You rarely have to complete a work project alone. Maybe it's a department-wide project, or you have co-workers that are in-between projects who can help. Maybe you just have a few interns that are dying to stop making coffee and actually do some real work. Whatever the case, you should take advantage of every pair of hands at your disposal.
If you have access to someone who is especially good at some aspect of the project, don't be too proud to let them get it done. Have you been stuck creating the company newsletter every month? Ask a graphic designer to whip up a logo for you. Have the receptionist who works the front desk and knows everyone in the company by name collect wedding and birth announcements. The moral of the story: It's easier to get things done when you have help.
You might have everything planned and scheduled, with smaller tasks delegated so the whole project will be done right on time. That's great -- until a crucial member of your project team misses a week with appendicitis, someone's hard drive crashes and loses vital files, or the client calls and amends the project criteria. Unexpected events can derail even the most solid plan.
Of course, you can't plan for every possibility, so the best defense is a deadline cushion. If it's a two-week deadline, plan to have it done two days early. A two-month project could use a five-day cushion. The more uncertainty built into your project, the larger your cushion. Setting this kind of soft deadline will give you a crucial grace period to deal with unforeseen problems. You might even have time to recover from outright catastrophes.
Imagine how good it will make you look when you can explain how you recovered from an office flood that ruined some files instead of using it as an excuse.
Some deadlines are non-negotiable, but you usually have the most leeway to move a deadline around before it's been set. Don't take on a two-week task with a one-week deadline unless you're really sure you can get it done. And if your plate is already full, don't hesitate to say no. Most managers would rather hear, "There's no way I can get that done this week, you should find someone else," than, "I was too busy to meet that deadline I accepted last week." Even if you scramble and get it done, it probably won't be your best work.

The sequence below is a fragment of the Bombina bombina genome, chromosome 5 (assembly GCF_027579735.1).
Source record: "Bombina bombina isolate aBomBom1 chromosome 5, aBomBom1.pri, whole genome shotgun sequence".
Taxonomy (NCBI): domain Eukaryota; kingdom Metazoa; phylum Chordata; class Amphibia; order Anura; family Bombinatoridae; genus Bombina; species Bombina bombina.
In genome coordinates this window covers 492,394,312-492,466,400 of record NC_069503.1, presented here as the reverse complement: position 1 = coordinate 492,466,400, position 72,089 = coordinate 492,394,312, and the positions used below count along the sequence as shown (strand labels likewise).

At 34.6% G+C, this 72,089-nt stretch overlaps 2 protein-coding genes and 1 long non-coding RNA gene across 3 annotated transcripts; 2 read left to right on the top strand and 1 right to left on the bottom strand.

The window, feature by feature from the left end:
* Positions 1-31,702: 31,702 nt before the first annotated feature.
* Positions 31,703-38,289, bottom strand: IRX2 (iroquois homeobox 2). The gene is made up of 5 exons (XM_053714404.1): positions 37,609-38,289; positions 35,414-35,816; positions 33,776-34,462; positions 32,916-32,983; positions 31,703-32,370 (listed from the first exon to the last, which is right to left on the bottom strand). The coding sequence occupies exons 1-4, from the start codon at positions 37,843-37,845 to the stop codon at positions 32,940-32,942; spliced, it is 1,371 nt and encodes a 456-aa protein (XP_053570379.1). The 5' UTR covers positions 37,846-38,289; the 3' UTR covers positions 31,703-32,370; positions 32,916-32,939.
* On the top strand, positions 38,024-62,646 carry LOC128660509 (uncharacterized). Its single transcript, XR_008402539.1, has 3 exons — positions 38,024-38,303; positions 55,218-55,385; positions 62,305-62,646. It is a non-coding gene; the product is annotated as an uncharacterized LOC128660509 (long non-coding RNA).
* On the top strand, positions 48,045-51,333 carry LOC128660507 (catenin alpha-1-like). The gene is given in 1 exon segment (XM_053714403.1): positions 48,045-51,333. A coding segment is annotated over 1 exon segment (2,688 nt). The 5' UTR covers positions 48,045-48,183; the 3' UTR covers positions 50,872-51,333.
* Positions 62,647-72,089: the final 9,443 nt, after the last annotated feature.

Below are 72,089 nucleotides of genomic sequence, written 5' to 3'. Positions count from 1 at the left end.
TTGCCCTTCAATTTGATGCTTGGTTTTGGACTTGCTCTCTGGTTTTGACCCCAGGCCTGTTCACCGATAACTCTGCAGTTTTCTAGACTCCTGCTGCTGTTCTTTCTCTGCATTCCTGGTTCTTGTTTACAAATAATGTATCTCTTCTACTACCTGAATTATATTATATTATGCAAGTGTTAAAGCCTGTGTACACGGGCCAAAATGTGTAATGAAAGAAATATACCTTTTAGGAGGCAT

Another way to work with tough deadlines is to negotiate extra help. For example, "I can get the accounting done, but I'll need Bob to file the documents with the FDA."
You just need to be aware of your capabilities and be reasonable about what you can accomplish. It's far better to be upfront about expectations than to fail to meet them later.
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- Cravit, Tammy. "Turn Chaos into Order." The Writer, March 2008.
- Pollock, Ted. "Meeting Work Deadlines." Electric Light & Power, May 1995, Vol. 73, Issue 5.
- Pychyl, Timothy A. "Meeting deadlines in work groups: Implications for the workplace." Psychology Today, June 8, 2008. (Sept. 22, 2010.) http://www.psychologytoday.com/blog/dont-delay/200806/meeting-deadlines-in-work-groups-implications-the-workplace